Justin Hall's personal site growing & breaking down since 1994

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may 14

swarthmore is winding down; everyone is drinking beer and smoking pot,
except me.

i took a break for some passive media this evening: one hour of jerry seinfeld goodbye, which turned out to be two hours, followed by some video footage of peasant revolt in chiapas.

jerry seinfeld goodbye:

it was like going to someone's bon voyage party, someone you've hardly met. i've seen the show once. i guess i expected to understand a cultural pheonomenon from this - it was certainly the largest gathering of people i've seen around the satellite here in worth dormitory.

so what was jerry seinfeld's goodbye? a greatest hits and a self-reflexive parading of past guests as jerry and co. end up in jail

meanwhile amy worked her job, and my old english paper lay fallow.

jerry seinfeld and friends made some very funny jokes about relationships. there was a midget shown a few times. jerry and his male buddy almost hugged, but thought better of it. characters were criticized for acting too effeminate. a slick-talkin' black johnny cochrane parody character acted lewdly towards women. the cast was chastized by a palestinian. the insightful humour and montage of cut-ups could not well sustain two hours, and the apple ads were not entertaining enough either. but my friends were there, and at least seinfeld and co ended up in jail. i guess they realized their time is over, props for that.

then a friend invited me and wil(son) to watch some scenes videotaped where farm families in chiapas stood their ground against military police blocking them from reaching a well. the police, in basic spanish i could mostly understand, argued that they were helping the people, they were there to provide assistance. they were armed with automatic rifles and tear gas shooters, riot helmets and shields. (last time i saw a lineup like that i was arrested.) the head policeman was reading off a script taped to the inside of his riot shield. a helicopter hovered overhead, drowning out voices, as a policeman took pictures of everyone. against them young and old mothers stood hands locked and babies on their backs, as the front line in front of the police. their men stood behind them and argued for hours with the cops.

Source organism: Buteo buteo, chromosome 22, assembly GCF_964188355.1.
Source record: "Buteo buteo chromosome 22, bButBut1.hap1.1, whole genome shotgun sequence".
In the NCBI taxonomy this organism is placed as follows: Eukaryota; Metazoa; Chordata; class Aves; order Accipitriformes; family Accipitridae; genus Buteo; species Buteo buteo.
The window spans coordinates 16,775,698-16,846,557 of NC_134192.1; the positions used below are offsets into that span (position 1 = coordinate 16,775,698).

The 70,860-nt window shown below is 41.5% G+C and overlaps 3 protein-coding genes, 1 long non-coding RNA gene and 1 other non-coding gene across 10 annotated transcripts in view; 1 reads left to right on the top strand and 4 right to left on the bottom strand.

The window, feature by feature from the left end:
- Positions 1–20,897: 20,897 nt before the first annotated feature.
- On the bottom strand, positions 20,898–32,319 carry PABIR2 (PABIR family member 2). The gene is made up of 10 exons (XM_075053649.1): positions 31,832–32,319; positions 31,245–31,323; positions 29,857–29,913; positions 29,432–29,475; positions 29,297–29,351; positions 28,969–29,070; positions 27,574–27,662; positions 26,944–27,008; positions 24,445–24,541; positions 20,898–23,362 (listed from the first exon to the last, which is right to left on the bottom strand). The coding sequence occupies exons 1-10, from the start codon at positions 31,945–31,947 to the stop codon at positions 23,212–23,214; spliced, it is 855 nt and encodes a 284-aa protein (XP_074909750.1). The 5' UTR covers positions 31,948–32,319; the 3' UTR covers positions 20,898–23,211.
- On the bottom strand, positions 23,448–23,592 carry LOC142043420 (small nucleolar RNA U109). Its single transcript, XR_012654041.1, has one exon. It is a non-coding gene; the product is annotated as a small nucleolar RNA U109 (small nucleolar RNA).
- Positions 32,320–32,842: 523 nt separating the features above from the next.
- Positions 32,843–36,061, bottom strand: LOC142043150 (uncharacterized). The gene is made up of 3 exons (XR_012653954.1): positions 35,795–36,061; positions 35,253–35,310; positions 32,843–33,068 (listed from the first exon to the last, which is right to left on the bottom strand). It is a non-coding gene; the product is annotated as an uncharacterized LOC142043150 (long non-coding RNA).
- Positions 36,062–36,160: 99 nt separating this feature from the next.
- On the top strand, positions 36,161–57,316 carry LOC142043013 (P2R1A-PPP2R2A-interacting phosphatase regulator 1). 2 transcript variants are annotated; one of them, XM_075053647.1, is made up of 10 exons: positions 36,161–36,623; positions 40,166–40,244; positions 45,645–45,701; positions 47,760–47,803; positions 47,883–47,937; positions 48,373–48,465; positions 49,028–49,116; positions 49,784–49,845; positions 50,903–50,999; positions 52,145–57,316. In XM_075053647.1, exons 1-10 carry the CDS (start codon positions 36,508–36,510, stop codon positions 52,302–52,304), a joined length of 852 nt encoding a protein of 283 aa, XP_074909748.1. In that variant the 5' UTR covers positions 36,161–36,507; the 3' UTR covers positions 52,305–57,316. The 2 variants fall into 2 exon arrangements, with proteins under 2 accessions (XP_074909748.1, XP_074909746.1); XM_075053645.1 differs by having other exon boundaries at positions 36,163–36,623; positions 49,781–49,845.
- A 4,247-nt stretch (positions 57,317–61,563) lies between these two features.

(gratuitous paragraph break for web readability)

some enterprising northerner taped the whole thing back and forth over the lines and zoomed into faces. the troops didn't seem too happy - it was clear the police leadership was trying to convince the troops of their helpful role as much as they were trying to convince the peasants. everybody looked pretty unhappy, and the situation was made even more absurd by the presence of multiple cameras and microphones. i must admire those people for holding their cool; they must have known the two fisted american audience would have wanted violence. the bravery of the campesinos was enough, and i shared some small sense of their frustration having police help offered instead of water, and freedom of mobility.

i started thinking about my thesis, about the soldiers representing technological society, and the peasants reserving their right to develop their right livelihood, instead of being forced into working in maquiladoras as their land is taken. the helicopter makes a great spectacle, a lot of noise and wind, and the threat of photos is impressive. i just kept thinking, one well placed rock at the spindle of that rotor, you could send that helicopter down and cost technological society a pretty penny and get some real good footage for the sympathetic college students up north. i guess technology aids both sides. from my desk, i support the chiapas rebellion; i think the PRI of mexico is a farce - "the Institutional Revolutionary Party" ?

and then i started to think about zdtv, and what i'm doing to aid in the machinations of global capital, and then the video ended and wilson's stomach hurt and we passed a fellow that i remember talking to about christ years ago.

and now that i think about it all again now, i think, i want to write about this on my web page, because it's media, and americans know seinfeld, and maybe i can dose folks with some good chiapas links and at least i know, from working on my thesis, that there aren't any answers. but hey, i'm still only 23, i contemplate however briefly doing something radical on behalf of the struggle. but then after that wave passes, i'm just a junior-writer-wanna-be with a web page. so here it is.

today's muzzik:

i wrote in silence; it was faster tonight.

during layout and links, i put on all of "the orb's adventures beyond the ultraworld" - an album i used to only appreciate for the little fluffy clouds opener. since a recent full straight through listen, i think it encompasses a dizzying range of musical and cultural ideas in a most excellent 2 disc sonic odessey.

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